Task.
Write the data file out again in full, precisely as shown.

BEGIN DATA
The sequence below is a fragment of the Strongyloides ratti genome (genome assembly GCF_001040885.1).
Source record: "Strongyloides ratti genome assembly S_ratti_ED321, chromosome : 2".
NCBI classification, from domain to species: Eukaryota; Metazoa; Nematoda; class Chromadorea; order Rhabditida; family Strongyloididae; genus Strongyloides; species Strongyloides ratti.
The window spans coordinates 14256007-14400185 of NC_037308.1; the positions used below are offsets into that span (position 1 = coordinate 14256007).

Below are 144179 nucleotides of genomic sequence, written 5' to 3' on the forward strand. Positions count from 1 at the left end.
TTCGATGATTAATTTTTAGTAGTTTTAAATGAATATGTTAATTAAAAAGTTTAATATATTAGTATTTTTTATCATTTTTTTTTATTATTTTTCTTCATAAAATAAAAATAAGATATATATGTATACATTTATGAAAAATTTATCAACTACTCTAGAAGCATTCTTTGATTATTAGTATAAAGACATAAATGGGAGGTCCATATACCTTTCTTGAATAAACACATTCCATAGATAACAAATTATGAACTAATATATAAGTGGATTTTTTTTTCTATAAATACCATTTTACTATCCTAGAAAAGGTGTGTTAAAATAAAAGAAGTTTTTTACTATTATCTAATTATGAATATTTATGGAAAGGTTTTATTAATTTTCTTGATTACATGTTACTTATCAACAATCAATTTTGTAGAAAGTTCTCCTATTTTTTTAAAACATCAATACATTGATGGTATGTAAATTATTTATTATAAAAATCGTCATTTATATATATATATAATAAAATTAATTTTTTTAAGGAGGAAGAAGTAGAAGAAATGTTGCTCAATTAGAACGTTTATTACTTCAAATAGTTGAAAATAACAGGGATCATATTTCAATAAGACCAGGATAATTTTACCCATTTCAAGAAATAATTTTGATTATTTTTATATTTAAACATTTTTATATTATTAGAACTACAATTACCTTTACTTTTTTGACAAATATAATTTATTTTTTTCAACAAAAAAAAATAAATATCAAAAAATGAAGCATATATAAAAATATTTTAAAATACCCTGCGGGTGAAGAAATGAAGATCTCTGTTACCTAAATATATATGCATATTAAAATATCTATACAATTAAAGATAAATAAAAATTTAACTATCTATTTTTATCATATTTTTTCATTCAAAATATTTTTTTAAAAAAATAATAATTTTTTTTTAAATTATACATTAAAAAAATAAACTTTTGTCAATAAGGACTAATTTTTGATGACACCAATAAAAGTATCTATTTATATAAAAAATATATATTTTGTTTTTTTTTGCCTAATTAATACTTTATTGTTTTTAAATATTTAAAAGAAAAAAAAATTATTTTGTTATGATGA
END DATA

The sequence below is a fragment of the Strongyloides ratti genome (genome assembly GCF_001040885.1).
Source record: "Strongyloides ratti genome assembly S_ratti_ED321, chromosome : 2".
NCBI classification, from domain to species: Eukaryota; Metazoa; Nematoda; class Chromadorea; order Rhabditida; family Strongyloididae; genus Strongyloides; species Strongyloides ratti.
The window spans coordinates 14256007-14400185 of NC_037308.1; the positions used below are offsets into that span (position 1 = coordinate 14256007).

Below are 144179 nucleotides of genomic sequence, written 5' to 3' on the forward strand. Positions count from 1 at the left end.
TTCGATGATTAATTTTTAGTAGTTTTAAATGAATATGTTAATTAAAAAGTTTAATATATTAGTATTTTTTATCATTTTTTTTTATTATTTTTCTTCATAAAATAAAAATAAGATATATATGTATACATTTATGAAAAATTTATCAACTACTCTAGAAGCATTCTTTGATTATTAGTATAAAGACATAAATGGGAGGTCCATATACCTTTCTTGAATAAACACATTCCATAGATAACAAATTATGAACTAATATATAAGTGGATTTTTTTTTCTATAAATACCATTTTACTATCCTAGAAAAGGTGTGTTAAAATAAAAGAAGTTTTTTACTATTATCTAATTATGAATATTTATGGAAAGGTTTTATTAATTTTCTTGATTACATGTTACTTATCAACAATCAATTTTGTAGAAAGTTCTCCTATTTTTTTAAAACATCAATACATTGATGGTATGTAAATTATTTATTATAAAAATCGTCATTTATATATATATATAATAAAATTAATTTTTTTAAGGAGGAAGAAGTAGAAGAAATGTTGCTCAATTAGAACGTTTATTACTTCAAATAGTTGAAAATAACAGGGATCATATTTCAATAAGACCAGGATAATTTTACCCATTTCAAGAAATAATTTTGATTATTTTTATATTTAAACATTTTTATATTATTAGAACTACAATTACCTTTACTTTTTTGACAAATATAATTTATTTTTTTCAACAAAAAAAAATAAATATCAAAAAATGAAGCATATATAAAAATATTTTAAAATACCCTGCGGGTGAAGAAATGAAGATCTCTGTTACCTAAATATATATGCATATTAAAATATCTATACAATTAAAGATAAATAAAAATTTAACTATCTATTTTTATCATATTTTTTCATTCAAAATATTTTTTTAAAAAAATAATAATTTTTTTTTAAATTATACATTAAAAAAATAAACTTTTGTCAATAAGGACTAATTTTTGATGACACCAATAAAAGTATCTATTTATATAAAAAATATATATTTTGTTTTTTTTTGCCTAATTAATACTTTATTGTTTTTAAATATTTAAAAGAAAAAAAAATTATTTTGTTATGATGA